The Future of Engineers

2193 WordsSep 19, 20089 Pages
Abstract The employment scene for professionals of all sorts becomes more volatile with each decade. In engineering, graduates of past generations could reasonably look forward to a linear career trajectory characterized by upward mobility and advancement. A typical career back then might allow the graduate to move from strict technical work to creative design work, then on to technical management, and perhaps to general management – often within one firm. In contrast, today’s engineering graduate is being told that a typical work pattern will likely involve six or eight or more major job changes during the working lifetime. What is not being said is that such job changes will often be lateral moves, not career progressions. The hiring…show more content…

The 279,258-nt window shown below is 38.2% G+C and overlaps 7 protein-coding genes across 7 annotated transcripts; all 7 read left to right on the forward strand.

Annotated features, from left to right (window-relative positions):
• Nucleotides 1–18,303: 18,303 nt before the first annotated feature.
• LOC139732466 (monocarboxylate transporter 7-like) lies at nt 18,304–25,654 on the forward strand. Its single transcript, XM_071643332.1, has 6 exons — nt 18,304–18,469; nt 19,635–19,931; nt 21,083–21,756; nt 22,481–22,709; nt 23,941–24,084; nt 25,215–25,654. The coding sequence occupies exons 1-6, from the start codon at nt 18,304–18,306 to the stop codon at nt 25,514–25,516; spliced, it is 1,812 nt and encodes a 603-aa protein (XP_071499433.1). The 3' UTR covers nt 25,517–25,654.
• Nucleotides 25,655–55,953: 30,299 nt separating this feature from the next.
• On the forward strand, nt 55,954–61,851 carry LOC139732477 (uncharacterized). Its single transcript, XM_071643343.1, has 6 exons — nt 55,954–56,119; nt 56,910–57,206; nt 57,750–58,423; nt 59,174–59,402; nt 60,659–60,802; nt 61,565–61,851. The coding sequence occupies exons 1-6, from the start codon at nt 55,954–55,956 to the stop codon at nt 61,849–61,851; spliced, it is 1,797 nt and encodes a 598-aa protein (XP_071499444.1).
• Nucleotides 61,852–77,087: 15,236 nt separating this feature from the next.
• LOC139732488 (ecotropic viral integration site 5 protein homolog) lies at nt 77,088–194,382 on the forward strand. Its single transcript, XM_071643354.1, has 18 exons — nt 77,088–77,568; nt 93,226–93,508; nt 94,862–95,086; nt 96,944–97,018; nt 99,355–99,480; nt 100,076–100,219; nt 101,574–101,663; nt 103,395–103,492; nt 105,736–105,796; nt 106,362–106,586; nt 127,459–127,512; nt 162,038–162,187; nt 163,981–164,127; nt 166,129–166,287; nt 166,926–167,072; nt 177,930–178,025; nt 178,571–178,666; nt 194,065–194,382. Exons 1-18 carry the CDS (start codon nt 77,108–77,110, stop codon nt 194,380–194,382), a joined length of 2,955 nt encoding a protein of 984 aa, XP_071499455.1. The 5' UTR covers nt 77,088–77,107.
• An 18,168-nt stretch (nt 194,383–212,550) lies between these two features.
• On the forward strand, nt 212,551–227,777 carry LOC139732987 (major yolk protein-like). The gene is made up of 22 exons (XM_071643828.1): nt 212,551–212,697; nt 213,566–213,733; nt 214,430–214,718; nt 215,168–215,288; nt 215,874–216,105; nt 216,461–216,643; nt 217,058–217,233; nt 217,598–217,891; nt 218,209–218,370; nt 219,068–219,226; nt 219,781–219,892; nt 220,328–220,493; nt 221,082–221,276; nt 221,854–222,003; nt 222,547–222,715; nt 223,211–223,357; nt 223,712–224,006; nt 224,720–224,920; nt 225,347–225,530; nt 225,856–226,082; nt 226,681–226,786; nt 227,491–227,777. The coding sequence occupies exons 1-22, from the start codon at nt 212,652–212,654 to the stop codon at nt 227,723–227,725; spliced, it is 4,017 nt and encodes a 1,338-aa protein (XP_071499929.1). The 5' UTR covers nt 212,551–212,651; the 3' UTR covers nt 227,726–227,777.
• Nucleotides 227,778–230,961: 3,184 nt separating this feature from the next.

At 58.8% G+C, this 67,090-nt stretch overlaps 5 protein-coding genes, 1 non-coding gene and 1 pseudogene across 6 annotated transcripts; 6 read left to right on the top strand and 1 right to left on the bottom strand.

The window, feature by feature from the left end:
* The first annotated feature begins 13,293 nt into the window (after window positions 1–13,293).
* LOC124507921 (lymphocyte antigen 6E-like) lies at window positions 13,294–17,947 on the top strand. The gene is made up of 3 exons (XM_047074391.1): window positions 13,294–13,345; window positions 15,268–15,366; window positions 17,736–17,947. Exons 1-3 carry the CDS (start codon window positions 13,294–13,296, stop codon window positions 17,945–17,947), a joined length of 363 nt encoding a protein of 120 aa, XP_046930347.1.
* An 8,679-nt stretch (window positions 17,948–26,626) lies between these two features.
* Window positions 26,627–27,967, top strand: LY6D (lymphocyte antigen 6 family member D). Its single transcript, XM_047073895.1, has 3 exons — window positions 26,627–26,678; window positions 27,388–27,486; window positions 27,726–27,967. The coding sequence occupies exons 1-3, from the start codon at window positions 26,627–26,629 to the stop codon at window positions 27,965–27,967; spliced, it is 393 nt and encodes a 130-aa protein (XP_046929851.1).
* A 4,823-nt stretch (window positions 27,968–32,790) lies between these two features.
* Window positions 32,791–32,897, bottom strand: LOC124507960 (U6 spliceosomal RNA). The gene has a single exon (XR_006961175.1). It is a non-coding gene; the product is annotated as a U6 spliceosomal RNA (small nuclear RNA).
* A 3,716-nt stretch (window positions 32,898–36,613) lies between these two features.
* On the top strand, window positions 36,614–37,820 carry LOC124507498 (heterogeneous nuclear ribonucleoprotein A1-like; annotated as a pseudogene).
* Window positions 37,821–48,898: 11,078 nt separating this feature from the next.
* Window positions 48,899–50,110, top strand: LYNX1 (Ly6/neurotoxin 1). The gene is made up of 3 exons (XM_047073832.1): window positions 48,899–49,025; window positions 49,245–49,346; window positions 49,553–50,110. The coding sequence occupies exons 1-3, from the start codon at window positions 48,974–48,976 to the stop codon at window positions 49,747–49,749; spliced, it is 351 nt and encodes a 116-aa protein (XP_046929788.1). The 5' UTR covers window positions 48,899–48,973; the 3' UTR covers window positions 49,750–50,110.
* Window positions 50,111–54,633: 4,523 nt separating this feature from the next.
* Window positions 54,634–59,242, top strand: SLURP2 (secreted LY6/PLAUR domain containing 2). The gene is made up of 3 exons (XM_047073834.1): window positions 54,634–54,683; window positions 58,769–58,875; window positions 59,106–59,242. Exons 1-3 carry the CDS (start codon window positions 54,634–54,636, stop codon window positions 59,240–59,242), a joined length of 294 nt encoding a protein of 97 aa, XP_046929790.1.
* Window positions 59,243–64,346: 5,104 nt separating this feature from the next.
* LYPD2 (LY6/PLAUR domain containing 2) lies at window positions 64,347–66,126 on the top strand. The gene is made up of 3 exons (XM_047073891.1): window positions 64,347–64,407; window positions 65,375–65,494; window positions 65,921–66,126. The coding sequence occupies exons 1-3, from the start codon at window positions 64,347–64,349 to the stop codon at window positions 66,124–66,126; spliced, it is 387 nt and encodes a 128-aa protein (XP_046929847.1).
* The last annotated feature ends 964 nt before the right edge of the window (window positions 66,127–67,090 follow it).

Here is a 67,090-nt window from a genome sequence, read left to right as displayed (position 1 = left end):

The instability of employment for engineers as well as other professionals is a defining characteristic of the breakdown of the implied ‘contract’ between employees and employers. Current day employers seem to feel no compulsion to protect the positions of their skilled and experienced employees when quarterly indices are down, and employees seem to feel no allegiance to their companies, and if even a marginally better job offer comes along, they are inclined to jump ship. This instability in employment continuity appears to be equally true for engineers employed in traditional technical fields, as well as those employed by the broad consulting firms and other non-traditional employers. Taken together, engineering appears less and less attractive as a career path for many qualified students. The new face of job insecurity A few decades ago, during the years of major defense system spending in the United States, the aerospace industry was characterized as an unstable job market for engineers. Major aerospace companies would compete for very large government contracts, and would build up technical staffs to prepare preliminary designs and to show readiness to carry out the work if selected as the prime contractor. Once a purchase decision was made by the procurement agency, the losing bidders would quickly shed the employees involved in

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